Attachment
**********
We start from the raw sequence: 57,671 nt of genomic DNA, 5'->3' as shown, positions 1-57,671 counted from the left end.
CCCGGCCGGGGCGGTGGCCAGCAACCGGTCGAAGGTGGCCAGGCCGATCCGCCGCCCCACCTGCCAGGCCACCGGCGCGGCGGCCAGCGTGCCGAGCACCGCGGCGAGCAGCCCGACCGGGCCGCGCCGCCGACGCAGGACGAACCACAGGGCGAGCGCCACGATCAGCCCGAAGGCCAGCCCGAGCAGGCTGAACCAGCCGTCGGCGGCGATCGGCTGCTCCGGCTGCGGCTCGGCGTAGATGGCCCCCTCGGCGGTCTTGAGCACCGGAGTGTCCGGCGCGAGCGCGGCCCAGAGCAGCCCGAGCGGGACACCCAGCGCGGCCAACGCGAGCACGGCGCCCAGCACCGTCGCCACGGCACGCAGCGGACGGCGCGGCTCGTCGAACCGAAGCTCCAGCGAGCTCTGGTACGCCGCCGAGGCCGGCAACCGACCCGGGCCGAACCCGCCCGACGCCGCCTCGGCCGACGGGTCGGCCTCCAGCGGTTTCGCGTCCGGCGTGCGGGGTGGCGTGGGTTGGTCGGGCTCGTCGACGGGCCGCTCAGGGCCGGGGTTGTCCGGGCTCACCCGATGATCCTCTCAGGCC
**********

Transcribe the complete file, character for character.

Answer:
We start from the raw sequence: 57,671 nt of genomic DNA, 5'->3' as shown, positions 1-57,671 counted from the left end.
CCCGGCCGGGGCGGTGGCCAGCAACCGGTCGAAGGTGGCCAGGCCGATCCGCCGCCCCACCTGCCAGGCCACCGGCGCGGCGGCCAGCGTGCCGAGCACCGCGGCGAGCAGCCCGACCGGGCCGCGCCGCCGACGCAGGACGAACCACAGGGCGAGCGCCACGATCAGCCCGAAGGCCAGCCCGAGCAGGCTGAACCAGCCGTCGGCGGCGATCGGCTGCTCCGGCTGCGGCTCGGCGTAGATGGCCCCCTCGGCGGTCTTGAGCACCGGAGTGTCCGGCGCGAGCGCGGCCCAGAGCAGCCCGAGCGGGACACCCAGCGCGGCCAACGCGAGCACGGCGCCCAGCACCGTCGCCACGGCACGCAGCGGACGGCGCGGCTCGTCGAACCGAAGCTCCAGCGAGCTCTGGTACGCCGCCGAGGCCGGCAACCGACCCGGGCCGAACCCGCCCGACGCCGCCTCGGCCGACGGGTCGGCCTCCAGCGGTTTCGCGTCCGGCGTGCGGGGTGGCGTGGGTTGGTCGGGCTCGTCGACGGGCCGCTCAGGGCCGGGGTTGTCCGGGCTCACCCGATGATCCTCTCAGGCC